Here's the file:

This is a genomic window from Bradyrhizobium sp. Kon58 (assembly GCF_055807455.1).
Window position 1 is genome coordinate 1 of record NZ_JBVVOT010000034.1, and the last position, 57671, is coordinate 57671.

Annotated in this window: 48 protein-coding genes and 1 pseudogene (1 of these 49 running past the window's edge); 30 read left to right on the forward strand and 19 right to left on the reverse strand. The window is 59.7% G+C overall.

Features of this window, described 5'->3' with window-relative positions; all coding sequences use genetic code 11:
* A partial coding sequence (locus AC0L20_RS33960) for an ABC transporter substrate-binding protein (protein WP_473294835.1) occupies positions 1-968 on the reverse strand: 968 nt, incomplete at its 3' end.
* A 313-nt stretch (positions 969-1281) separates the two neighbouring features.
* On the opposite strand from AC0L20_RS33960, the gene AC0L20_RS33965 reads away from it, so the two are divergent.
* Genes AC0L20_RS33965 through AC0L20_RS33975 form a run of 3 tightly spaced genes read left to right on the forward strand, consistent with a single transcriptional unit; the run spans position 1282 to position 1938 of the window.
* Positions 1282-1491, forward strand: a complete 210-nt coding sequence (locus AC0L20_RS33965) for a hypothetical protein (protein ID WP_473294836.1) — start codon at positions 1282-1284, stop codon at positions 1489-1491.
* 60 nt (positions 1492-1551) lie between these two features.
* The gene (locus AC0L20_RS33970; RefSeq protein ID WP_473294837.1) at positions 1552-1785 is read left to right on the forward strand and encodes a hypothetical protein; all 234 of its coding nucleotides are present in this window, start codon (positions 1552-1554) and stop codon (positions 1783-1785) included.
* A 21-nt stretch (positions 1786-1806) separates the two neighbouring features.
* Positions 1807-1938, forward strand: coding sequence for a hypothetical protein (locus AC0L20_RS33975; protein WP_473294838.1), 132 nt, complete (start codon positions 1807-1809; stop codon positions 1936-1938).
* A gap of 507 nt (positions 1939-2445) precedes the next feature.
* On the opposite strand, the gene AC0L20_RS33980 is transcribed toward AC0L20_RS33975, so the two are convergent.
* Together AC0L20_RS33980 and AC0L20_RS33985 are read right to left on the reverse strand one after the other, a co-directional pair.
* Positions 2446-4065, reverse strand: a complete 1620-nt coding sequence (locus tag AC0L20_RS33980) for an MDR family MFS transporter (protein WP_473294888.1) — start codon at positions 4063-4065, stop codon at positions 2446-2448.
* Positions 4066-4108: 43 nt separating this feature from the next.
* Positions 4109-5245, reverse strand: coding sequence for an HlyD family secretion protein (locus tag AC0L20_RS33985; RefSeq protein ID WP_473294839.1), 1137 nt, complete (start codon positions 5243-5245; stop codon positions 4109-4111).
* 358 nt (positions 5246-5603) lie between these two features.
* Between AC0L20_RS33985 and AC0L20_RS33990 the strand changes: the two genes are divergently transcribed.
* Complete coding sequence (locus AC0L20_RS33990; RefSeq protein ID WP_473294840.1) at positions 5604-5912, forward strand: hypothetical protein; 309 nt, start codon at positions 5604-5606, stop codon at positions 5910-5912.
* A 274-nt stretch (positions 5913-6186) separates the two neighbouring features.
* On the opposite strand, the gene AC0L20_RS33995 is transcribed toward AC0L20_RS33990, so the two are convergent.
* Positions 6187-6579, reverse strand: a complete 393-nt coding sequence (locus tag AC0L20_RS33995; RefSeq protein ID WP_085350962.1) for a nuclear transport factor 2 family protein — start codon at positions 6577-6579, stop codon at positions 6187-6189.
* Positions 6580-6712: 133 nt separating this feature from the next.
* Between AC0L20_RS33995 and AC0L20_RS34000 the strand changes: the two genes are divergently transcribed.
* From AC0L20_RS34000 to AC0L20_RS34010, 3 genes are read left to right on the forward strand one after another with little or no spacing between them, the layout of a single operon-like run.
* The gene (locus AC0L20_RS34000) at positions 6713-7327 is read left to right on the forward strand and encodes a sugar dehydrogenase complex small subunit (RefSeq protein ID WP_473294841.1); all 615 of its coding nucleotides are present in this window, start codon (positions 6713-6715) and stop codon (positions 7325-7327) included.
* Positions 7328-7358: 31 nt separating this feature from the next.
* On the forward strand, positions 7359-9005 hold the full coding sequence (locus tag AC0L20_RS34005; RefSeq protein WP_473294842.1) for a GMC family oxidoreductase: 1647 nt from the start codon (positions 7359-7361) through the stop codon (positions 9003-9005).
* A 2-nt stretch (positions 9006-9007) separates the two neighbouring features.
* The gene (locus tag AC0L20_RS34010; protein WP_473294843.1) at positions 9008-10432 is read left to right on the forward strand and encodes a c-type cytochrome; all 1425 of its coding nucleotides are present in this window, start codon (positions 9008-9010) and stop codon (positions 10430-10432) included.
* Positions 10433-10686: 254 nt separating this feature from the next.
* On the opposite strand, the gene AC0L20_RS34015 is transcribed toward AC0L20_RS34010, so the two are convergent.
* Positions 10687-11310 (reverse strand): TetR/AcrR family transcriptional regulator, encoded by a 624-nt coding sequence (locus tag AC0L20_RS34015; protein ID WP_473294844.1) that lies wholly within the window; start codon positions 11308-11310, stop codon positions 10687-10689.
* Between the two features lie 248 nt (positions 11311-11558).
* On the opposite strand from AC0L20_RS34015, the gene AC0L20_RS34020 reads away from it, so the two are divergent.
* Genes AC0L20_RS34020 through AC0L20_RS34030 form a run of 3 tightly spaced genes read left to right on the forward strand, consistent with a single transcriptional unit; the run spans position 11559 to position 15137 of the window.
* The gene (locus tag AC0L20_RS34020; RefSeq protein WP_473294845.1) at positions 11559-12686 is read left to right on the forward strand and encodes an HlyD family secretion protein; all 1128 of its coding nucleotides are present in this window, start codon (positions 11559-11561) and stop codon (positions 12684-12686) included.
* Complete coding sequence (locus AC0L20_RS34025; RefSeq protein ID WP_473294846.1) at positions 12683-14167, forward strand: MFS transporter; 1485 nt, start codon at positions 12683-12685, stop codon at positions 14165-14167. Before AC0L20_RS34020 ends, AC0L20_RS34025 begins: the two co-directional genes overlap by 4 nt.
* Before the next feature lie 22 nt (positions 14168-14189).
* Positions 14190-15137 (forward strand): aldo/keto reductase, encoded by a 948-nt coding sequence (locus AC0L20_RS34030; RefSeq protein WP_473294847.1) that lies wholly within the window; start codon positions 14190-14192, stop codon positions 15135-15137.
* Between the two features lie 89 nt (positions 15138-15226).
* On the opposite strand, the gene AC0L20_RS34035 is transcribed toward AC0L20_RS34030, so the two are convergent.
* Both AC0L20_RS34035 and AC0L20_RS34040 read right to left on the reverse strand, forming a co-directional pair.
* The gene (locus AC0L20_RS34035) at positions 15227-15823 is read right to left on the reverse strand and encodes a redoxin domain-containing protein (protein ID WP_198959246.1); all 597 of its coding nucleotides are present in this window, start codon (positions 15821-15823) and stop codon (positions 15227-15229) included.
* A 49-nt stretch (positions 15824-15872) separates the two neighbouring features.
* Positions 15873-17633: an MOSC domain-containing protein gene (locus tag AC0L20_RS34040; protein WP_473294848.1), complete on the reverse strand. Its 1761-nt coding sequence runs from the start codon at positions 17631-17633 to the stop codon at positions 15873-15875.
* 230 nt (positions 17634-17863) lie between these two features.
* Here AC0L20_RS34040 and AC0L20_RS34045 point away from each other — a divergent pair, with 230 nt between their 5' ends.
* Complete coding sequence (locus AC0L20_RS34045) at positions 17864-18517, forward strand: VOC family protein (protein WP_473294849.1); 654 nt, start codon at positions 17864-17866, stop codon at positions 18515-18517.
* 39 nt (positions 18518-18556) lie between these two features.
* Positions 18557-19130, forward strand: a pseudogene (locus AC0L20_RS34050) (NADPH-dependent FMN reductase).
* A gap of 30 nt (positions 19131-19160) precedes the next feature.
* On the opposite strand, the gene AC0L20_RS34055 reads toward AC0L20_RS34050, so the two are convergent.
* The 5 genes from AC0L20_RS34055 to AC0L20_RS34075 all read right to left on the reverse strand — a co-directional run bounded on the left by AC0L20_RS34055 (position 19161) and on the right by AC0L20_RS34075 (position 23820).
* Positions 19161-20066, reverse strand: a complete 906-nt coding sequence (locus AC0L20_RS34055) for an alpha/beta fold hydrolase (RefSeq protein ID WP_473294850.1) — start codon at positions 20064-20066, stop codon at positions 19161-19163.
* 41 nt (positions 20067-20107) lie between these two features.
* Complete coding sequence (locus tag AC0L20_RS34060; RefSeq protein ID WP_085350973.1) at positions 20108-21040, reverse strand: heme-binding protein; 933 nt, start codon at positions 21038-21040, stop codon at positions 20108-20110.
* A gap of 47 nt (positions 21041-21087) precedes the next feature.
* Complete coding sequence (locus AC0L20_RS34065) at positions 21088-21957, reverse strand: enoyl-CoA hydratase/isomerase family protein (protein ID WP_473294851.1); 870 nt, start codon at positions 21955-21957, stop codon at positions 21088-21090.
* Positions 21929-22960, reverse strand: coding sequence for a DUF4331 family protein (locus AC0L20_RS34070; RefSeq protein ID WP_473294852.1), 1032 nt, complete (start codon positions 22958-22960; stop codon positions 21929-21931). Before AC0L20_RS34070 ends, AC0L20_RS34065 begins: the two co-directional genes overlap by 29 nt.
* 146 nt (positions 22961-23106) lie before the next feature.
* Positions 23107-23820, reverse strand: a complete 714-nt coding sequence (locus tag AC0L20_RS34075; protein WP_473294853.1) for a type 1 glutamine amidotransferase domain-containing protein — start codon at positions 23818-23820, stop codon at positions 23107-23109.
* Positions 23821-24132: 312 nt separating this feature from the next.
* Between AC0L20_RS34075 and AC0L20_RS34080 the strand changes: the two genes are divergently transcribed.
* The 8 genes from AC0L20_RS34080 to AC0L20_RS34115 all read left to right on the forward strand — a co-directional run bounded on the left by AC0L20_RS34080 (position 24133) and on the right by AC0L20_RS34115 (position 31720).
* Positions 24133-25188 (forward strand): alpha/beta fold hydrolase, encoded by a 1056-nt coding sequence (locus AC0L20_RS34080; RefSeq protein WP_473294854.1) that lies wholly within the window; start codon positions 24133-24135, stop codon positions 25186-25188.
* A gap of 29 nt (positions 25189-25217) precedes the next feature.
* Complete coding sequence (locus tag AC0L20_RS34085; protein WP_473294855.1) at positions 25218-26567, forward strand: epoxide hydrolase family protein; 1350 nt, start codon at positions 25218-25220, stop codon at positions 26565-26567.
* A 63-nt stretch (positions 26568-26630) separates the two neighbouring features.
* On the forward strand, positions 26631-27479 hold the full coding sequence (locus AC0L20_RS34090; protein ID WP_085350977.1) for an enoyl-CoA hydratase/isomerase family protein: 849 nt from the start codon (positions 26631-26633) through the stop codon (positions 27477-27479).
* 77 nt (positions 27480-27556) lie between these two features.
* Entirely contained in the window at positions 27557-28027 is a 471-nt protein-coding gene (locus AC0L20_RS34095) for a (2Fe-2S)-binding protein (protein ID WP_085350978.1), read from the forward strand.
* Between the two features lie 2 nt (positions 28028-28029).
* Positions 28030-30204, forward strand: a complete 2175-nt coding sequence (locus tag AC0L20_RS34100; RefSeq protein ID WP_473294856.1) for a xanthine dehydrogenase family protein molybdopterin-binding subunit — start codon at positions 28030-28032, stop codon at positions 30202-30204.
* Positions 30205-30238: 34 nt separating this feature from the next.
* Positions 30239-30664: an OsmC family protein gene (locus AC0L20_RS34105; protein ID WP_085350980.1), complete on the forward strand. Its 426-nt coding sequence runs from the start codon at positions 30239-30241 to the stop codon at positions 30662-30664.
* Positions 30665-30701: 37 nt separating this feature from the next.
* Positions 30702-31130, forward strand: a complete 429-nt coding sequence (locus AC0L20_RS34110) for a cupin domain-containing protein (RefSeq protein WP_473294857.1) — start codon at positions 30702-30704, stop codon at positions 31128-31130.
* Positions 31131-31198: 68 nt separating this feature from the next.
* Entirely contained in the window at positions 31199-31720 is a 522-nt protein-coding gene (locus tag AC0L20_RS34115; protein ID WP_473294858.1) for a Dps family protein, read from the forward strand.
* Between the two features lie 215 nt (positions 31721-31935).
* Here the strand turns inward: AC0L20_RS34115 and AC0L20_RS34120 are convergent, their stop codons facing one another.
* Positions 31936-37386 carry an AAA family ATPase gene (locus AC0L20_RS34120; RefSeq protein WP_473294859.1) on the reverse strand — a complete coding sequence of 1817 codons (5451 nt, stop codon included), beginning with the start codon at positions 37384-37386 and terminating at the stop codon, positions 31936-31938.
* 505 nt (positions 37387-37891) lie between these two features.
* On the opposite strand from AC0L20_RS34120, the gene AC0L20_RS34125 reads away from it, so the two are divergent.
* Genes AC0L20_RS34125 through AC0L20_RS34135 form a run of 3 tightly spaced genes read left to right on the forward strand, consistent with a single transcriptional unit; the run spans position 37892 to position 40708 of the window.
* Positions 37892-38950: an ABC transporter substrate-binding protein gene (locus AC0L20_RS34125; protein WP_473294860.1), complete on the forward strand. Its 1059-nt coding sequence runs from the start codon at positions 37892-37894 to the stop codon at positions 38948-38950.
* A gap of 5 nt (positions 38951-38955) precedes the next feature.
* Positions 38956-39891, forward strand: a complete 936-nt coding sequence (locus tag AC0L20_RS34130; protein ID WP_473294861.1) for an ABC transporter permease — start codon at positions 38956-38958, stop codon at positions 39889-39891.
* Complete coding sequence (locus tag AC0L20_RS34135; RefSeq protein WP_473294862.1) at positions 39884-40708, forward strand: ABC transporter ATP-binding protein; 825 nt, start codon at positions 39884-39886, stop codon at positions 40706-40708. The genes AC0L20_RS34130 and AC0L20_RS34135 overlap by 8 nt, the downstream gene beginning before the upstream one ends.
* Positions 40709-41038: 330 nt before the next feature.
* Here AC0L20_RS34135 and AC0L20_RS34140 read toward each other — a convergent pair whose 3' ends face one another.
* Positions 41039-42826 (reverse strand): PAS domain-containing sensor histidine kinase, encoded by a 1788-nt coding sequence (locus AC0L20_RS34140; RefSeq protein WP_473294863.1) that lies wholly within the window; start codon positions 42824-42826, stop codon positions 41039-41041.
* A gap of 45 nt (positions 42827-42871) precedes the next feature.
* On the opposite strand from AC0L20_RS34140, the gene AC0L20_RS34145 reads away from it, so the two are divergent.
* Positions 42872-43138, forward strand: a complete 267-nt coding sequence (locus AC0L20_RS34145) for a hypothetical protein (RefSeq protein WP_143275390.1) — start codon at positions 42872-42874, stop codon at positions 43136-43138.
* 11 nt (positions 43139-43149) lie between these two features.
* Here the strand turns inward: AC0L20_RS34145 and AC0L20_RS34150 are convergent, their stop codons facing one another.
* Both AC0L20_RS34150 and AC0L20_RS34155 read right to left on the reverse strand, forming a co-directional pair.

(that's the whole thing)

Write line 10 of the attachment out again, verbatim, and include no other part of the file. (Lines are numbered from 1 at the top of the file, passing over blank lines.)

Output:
* 60 nt (positions 1492-1551) lie between these two features.